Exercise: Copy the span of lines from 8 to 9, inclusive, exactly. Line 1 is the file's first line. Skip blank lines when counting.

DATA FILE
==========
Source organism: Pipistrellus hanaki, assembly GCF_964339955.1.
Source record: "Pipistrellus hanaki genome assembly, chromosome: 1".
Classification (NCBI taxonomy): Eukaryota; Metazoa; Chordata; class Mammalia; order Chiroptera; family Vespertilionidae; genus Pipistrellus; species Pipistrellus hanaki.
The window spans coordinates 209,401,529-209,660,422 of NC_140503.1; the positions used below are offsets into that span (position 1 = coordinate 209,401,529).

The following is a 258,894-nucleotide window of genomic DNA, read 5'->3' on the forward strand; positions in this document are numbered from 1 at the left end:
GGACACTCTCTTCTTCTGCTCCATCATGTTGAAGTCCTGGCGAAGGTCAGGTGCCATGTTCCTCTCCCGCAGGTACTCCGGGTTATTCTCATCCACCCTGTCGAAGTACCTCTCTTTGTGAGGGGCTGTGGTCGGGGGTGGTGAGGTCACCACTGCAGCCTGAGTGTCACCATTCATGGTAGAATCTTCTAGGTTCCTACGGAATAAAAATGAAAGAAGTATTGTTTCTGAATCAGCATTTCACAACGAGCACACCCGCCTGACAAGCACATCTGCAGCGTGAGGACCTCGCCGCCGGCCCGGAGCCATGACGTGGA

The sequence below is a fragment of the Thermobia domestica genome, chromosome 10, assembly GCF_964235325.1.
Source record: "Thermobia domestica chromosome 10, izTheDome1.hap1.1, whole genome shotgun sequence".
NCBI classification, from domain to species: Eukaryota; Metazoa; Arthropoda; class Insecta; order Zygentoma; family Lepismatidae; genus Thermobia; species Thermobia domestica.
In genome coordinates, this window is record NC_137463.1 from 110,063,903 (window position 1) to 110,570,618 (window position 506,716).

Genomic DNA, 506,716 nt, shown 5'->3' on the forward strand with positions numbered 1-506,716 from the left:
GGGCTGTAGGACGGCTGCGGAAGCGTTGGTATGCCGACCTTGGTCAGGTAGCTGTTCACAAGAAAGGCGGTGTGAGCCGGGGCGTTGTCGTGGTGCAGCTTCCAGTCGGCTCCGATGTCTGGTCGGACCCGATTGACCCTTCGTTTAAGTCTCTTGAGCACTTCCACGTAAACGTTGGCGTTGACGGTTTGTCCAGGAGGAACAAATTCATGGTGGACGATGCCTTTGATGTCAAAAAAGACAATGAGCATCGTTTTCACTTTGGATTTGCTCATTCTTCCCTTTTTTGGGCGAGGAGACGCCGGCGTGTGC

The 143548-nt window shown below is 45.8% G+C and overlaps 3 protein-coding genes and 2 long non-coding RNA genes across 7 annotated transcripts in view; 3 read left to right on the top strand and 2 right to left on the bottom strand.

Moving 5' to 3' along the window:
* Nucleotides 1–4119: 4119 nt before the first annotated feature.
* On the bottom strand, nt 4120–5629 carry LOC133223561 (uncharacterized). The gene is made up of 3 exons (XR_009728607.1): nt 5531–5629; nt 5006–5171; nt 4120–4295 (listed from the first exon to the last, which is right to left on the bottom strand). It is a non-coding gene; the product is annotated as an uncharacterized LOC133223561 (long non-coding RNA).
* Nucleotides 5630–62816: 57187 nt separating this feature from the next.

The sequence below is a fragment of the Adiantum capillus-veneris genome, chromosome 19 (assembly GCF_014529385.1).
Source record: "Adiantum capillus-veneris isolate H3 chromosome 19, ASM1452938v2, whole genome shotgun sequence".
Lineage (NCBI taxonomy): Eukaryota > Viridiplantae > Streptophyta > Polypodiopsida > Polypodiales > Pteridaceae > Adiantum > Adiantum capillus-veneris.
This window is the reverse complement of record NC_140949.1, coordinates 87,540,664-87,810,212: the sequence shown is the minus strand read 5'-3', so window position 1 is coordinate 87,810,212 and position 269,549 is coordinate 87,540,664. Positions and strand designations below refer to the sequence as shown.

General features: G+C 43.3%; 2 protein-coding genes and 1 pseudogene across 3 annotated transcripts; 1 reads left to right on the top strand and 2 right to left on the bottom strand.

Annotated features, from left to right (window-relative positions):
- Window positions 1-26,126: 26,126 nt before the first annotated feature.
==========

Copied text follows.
Source record: "Thermobia domestica chromosome 10, izTheDome1.hap1.1, whole genome shotgun sequence".
NCBI classification, from domain to species: Eukaryota; Metazoa; Arthropoda; class Insecta; order Zygentoma; family Lepismatidae; genus Thermobia; species Thermobia domestica.